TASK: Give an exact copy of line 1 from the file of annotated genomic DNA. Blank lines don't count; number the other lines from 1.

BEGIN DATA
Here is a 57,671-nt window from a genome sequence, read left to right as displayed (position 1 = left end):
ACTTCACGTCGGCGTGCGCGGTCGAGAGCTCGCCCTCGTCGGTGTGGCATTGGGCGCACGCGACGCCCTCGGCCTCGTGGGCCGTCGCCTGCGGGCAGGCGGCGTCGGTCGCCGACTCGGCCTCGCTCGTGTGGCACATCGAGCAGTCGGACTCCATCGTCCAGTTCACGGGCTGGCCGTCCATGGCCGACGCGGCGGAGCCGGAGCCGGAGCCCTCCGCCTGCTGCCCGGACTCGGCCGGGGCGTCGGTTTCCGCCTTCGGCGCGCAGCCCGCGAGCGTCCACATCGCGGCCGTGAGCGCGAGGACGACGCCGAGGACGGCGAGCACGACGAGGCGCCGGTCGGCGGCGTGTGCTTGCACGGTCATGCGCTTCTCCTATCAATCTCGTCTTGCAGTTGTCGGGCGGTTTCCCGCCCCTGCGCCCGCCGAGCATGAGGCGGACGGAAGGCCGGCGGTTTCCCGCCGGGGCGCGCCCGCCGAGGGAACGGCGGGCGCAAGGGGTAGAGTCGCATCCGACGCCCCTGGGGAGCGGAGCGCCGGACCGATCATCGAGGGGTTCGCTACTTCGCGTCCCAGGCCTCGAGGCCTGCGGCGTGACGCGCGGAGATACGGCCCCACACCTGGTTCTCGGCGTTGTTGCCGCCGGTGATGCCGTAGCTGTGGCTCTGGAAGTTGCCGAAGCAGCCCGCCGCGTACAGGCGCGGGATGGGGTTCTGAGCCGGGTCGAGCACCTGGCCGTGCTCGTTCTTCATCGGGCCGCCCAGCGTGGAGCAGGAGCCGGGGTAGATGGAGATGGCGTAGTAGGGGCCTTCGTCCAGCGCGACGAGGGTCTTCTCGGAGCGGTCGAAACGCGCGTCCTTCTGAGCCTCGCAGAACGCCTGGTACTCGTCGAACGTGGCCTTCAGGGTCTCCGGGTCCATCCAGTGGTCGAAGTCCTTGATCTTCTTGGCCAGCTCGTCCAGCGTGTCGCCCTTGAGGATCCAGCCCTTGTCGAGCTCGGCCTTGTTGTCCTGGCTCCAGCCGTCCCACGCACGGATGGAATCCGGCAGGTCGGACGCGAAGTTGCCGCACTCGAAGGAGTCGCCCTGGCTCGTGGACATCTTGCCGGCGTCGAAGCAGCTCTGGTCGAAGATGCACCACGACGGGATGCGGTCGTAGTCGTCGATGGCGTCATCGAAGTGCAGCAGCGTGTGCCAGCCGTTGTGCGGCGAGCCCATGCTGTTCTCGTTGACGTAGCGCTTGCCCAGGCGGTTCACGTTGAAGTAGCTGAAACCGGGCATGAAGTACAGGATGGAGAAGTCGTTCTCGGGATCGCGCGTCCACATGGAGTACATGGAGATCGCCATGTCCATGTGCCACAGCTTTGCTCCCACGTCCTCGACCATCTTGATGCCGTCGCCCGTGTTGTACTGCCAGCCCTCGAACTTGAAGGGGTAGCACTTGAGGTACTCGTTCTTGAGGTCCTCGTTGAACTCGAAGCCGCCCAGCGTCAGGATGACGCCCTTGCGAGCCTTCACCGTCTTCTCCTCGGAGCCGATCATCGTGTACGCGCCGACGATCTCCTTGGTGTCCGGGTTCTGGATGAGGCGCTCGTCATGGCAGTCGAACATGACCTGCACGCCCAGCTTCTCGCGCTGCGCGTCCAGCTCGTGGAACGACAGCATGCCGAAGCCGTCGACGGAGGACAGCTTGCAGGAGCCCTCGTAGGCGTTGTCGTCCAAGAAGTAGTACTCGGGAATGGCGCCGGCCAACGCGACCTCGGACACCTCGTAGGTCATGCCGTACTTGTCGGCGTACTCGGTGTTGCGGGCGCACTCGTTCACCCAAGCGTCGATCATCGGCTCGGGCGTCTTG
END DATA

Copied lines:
Here is a 57,671-nt window from a genome sequence, read left to right as displayed (position 1 = left end):